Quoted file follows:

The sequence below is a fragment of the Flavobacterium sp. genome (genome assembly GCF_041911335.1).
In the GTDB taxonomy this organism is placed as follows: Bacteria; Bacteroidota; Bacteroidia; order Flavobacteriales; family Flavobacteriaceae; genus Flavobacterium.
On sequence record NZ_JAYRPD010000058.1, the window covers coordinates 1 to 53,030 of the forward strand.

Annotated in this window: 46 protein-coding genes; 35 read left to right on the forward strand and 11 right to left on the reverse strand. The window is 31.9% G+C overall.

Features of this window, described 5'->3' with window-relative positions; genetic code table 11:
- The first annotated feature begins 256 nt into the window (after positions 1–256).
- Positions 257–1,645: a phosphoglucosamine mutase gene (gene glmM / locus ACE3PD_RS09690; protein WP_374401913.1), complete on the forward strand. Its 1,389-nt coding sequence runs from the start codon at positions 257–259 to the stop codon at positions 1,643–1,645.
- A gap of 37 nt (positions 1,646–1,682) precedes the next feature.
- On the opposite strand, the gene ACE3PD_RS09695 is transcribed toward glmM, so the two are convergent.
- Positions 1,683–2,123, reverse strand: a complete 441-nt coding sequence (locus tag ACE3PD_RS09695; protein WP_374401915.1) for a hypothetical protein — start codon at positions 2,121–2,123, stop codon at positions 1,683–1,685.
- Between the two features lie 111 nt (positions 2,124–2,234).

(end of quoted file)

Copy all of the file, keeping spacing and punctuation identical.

The sequence below is a fragment of the Flavobacterium sp. genome (genome assembly GCF_041911335.1).
In the GTDB taxonomy this organism is placed as follows: Bacteria; Bacteroidota; Bacteroidia; order Flavobacteriales; family Flavobacteriaceae; genus Flavobacterium.
On sequence record NZ_JAYRPD010000058.1, the window covers coordinates 1 to 53,030 of the forward strand.

Annotated in this window: 46 protein-coding genes; 35 read left to right on the forward strand and 11 right to left on the reverse strand. The window is 31.9% G+C overall.

Features of this window, described 5'->3' with window-relative positions; genetic code table 11:
- The first annotated feature begins 256 nt into the window (after positions 1–256).
- Positions 257–1,645: a phosphoglucosamine mutase gene (gene glmM / locus ACE3PD_RS09690; protein WP_374401913.1), complete on the forward strand. Its 1,389-nt coding sequence runs from the start codon at positions 257–259 to the stop codon at positions 1,643–1,645.
- A gap of 37 nt (positions 1,646–1,682) precedes the next feature.
- On the opposite strand, the gene ACE3PD_RS09695 is transcribed toward glmM, so the two are convergent.
- Positions 1,683–2,123, reverse strand: a complete 441-nt coding sequence (locus tag ACE3PD_RS09695; protein WP_374401915.1) for a hypothetical protein — start codon at positions 2,121–2,123, stop codon at positions 1,683–1,685.
- Between the two features lie 111 nt (positions 2,124–2,234).